James Wan has returned to his horror roots in ultraviolent fashion and I loved every minute of it. Malignant mixes the best bits of Wan’s work in the genre, with the slow burn that we find within The Conjuring franchise’s first two films, sprinkled with the wonderfully timed scares of Insidious, and finally all blended together with the bloody brutality found in Saw and Death Sentence (a personal favourite of mine.) I went into the movie not having any idea what it was about, and it had me constantly guessing what was real, where it was going and just what was going on, which is more than you’d expect from your average horror flick – but this isn’t an average horror flick, this is a spectacularly unorthodox James Wan masterpiece.
Now unfortunately Wan’s name in horror has been somewhat watered down with his attachment to the half a dozen Conjuring-verse spinoff movies that are often much more miss than they are hit. While he’s only attached to them via producer and story credits his name is front and center in the marketing, which does give the idea to audiences that paint-by-numbers horror is to be associated with things Wan is a part of these days. With Malignant Wan proves that such a theory is simply not the case, at least not when he’s behind the camera and has anything to say about it.
I won’t get too much into what the story itself is about, as experiencing it as it unfolds over the course of the film’s almost two-hour runtime is part of what makes the film as entertaining as it is. Without ruining anything, the basics are that the story centers around Madison Mitchell (Annabelle Wallis), a woman who is in an abusive relationship that begins to have horrifyingly realistic visions of murders taking place. Her knowledge of the vicious crimes doesn’t just lead to questions from Detectives Shaw (George Young) and Moss (Michole Briana White), but also cause her to question her own sanity. Things take a turn for the worse when Madison is contacted by someone who claims to be the killer – her imaginary childhood friend, Gabriel.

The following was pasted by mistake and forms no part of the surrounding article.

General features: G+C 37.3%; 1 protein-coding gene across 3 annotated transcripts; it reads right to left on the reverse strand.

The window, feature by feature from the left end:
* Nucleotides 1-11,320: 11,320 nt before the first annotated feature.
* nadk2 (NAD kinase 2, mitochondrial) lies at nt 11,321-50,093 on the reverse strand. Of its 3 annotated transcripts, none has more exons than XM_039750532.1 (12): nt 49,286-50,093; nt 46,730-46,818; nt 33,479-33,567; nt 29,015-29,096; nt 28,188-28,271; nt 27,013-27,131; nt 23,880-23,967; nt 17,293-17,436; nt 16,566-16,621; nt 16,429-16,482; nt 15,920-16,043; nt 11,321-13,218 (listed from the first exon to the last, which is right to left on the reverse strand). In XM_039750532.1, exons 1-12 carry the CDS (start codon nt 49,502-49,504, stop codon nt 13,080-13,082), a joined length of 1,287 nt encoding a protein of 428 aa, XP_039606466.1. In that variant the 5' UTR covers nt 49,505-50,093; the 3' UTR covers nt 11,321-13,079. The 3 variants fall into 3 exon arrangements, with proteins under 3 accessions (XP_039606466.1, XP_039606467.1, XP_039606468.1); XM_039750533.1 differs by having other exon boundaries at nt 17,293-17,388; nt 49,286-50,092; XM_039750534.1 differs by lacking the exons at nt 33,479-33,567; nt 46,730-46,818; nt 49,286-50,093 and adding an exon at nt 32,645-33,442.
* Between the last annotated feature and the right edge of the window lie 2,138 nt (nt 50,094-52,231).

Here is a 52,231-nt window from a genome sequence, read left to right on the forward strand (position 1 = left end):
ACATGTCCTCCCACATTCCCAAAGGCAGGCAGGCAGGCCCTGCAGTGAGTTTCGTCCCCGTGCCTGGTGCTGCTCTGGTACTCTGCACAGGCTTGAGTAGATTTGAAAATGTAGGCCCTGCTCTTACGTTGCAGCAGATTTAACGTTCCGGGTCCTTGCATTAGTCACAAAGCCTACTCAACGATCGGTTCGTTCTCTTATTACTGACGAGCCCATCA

I’ll say that while I won’t be placing any spoilers here I will be talking about things that some may rather not know, so if you’ve yet to see Malignant then I highly recommend you just stop reading and go rent or buy the movie and enjoy it in all its gratuitously violent glory. Okay, now that those who want to go in completely blank are off to pop popcorn I’ll touch a bit more on just how much there is to love here. Wan proves with Malignant that he isn’t afraid to break genre conventions, as he creates such a wonderfully atmospheric horror film throughout the first two acts before just going absolutely ballistic with buckets of blood and insane action for the film’s latter half. I’m sure it’s possible that it’ll be jarring to some, but I was just so engrossed and elated at everything happening on the screen that I can’t speak for those people and can only praise the decision myself.
The movie is also absolutely gorgeous in the most hauntingly chilling ways possible. When Madison is having one of her sleep paralysis nightmare visions, the world around her transforms into the places in which the murders are taking place and it does so in just mesmerizing fashion. Kudos to both the special effects team and to Cinematographer Michael Burgess for their work here, and to Wan for his ideas of how to best utilize the camera movements to not only make these moments that much more impressive, but also multiple other wonderfully handled scenes throughout that see their intensity heightened by the way Wan chooses to maneuver the camera.